You know what? I’d hate to be involved with Rupert Everett in any way while he is playing Oscar Wilde on stage. Even if he asks nicely. The role and the actor are intertwined to such extent that makes it hard to distinguish where Rupert ends and where Oscar begins. The Judas Kiss, a play by David Hare, is as much about Everett and the “vanished years” of this handsome, intelligent, and incredibly likeable actor, as it is about the betrayal and illusion that clouded the last days of the genius that was Oscar Wilde. Deeply penetrating the role, Everett guides you through the worst period of Wilde’s life and his swift fall from grace. You suffer Wilde’s intense pain as this literary darling falls in love with Bosie (Lord Alfred Douglas), “a human repellent who drives away all sorts of people.”
Duke of York Theatre, London’s West End
I first became immersed in the story while translating the Irish Peacock and Scarlet Marquess: The Real Trial of Oscar Wilde into Russian (shameless self-promotion: click here to see my name in Cyrillic print). The book contains the original transcript of the Wilde vs Queensberry trial that culminated the enthralling love affair between Oscar Wilde and Bosie. Bosie’s father, Marquess of Queensberry, accused Wilde of sodomy, a crime at the time, and Wilde lost his libel case and was sentenced to two years in Reading Gaol. The transcript was discovered and published by Oscar Wilde’s grandson, Merlin Holland.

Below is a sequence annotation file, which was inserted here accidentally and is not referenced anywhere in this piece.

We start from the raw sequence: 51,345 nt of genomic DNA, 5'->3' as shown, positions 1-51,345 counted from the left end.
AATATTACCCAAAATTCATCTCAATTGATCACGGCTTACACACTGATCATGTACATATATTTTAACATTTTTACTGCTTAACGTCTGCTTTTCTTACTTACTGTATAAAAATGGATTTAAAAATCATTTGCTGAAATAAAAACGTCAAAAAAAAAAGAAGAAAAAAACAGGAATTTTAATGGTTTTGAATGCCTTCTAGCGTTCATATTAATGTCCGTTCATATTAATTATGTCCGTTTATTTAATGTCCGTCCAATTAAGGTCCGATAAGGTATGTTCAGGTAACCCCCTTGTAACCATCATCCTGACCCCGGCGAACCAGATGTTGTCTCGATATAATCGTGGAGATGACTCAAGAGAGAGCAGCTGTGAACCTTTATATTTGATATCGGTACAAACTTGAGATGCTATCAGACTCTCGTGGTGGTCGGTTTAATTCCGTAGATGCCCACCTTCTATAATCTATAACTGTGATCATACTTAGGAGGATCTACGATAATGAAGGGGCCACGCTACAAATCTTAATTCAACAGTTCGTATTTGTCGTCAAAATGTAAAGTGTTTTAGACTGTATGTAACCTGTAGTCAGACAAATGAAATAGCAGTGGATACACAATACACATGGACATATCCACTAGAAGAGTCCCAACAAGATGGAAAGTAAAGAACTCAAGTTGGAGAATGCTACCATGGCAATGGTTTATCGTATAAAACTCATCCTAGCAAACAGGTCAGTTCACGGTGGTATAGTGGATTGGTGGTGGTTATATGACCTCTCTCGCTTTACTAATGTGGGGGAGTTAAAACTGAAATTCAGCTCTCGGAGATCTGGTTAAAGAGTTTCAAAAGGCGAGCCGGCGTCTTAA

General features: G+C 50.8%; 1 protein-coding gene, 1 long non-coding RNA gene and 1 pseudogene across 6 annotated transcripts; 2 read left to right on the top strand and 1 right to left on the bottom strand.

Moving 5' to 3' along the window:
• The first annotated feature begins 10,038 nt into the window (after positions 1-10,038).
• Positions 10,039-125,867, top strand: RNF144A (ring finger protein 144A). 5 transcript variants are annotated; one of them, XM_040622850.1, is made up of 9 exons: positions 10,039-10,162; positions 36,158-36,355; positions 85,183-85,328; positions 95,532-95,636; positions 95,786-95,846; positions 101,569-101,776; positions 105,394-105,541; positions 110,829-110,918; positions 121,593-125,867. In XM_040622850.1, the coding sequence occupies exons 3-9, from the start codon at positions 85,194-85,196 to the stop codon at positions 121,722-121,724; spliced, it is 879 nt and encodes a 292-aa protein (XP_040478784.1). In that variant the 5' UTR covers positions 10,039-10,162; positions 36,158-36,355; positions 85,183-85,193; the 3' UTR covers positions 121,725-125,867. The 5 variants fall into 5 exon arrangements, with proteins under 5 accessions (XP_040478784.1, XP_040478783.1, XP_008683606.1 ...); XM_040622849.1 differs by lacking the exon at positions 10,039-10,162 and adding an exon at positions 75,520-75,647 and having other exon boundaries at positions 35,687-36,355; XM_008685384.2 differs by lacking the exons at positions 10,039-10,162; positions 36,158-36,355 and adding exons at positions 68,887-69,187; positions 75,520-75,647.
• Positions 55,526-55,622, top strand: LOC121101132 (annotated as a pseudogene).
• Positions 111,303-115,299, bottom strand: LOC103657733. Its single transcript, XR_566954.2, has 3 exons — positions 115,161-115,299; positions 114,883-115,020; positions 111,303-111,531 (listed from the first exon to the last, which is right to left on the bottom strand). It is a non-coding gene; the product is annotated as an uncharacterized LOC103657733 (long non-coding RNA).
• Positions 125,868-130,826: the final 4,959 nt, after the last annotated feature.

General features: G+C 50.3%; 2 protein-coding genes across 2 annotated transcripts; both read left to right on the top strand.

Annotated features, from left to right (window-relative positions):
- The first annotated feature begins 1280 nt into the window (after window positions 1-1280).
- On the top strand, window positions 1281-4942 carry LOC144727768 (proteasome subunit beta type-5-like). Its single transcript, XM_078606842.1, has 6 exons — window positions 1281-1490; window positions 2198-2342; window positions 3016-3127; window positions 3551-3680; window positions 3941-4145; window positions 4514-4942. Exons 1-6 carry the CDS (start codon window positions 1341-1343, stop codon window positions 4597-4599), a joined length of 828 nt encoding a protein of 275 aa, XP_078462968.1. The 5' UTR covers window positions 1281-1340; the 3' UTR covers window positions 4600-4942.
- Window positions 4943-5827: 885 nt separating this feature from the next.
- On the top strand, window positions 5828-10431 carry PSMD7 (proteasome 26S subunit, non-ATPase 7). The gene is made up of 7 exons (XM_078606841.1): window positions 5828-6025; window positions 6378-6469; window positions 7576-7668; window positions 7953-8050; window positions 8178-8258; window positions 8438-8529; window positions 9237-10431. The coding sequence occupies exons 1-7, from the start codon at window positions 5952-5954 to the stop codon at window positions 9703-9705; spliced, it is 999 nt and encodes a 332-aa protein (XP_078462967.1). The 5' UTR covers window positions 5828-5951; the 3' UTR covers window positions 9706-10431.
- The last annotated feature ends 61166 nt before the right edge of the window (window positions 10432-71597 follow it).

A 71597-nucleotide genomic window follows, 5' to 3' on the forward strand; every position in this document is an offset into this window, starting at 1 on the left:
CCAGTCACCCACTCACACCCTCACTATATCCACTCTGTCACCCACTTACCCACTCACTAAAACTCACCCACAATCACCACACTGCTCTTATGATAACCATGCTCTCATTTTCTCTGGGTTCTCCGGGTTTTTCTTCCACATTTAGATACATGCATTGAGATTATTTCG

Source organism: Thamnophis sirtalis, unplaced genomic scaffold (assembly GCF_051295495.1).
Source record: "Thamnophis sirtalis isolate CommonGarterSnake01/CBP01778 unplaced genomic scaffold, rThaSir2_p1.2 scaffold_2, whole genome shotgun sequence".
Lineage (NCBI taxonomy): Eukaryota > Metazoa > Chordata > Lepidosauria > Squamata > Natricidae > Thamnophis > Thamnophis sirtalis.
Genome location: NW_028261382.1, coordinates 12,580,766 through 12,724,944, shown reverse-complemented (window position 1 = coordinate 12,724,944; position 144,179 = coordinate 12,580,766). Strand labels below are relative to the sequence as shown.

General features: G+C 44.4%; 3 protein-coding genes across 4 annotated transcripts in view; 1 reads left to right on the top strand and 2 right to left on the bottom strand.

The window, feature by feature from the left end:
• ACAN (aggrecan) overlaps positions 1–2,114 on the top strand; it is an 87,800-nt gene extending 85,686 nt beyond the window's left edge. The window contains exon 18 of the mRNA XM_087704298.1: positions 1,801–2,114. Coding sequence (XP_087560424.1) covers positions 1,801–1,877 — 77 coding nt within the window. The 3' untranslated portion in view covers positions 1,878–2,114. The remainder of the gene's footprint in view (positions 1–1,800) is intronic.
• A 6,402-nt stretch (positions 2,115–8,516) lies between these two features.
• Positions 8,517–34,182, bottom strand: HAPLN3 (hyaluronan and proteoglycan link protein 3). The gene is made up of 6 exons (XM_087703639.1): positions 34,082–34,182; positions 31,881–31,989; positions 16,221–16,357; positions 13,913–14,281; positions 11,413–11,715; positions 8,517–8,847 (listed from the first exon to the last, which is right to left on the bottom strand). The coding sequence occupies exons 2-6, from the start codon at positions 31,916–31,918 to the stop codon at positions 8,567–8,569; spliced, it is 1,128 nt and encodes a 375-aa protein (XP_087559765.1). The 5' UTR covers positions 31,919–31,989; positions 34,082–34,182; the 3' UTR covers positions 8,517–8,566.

As I transformed each word of the harsh English legalese into an equally utilitarian Russian, the book made me more and more enraged by the false morality of the late-Victorian society in its full homophobic glory. Now, the play makes me question the real heroes behind the story. How could a genius, a popular witty socialite, adored by his friends and fans, fall in love with this Lord Mediocre? This fake and pretentious Bosie, shallow as a puddle, a man with a vulgar sense of self-importance? Was Wilde, a romantic individualist, really unable to see that Bosie is nothing more than a pleasure-seeking and emotionally immature Uranian wannabe poet?
Rupert Everett as Oscar Wilde
Although who says you can love only those you find perfect? “Only when we love do we see the true person. The truth of a person is only visible through love. Love is not the illusion. Life is”, says Wilde. This planted a seed of hope that perhaps, Wilde was not blinded by love and rendered incapable of seeing the real mediocrity of Bosie. Then why in his parting line, Wilde tells Bosie that he will not be free until he asks for Wilde’s forgiveness? Isn’t it obvious that as long as Bosie keeps wallowing in his mediocrity, he will never be able to understand how Wilde sacrificed his life for him and, more importantly, why Wilde let Bosie treat his art and his heart as if they were disposable?
Pearls and swine. The swine that in the end denies his love and even his homosexuality. If real life is anything to go by, you know that one day Bosie will find his Mrs Mediocre and live with her happily ever after within the confines of their common blissful ignorance. Unaware of and undisturbed by the world of excitement, intense emotion, self-sacrifice, and raw talent. Well, to their health.
Pre-show: getting in the mood and experimenting with the bokeh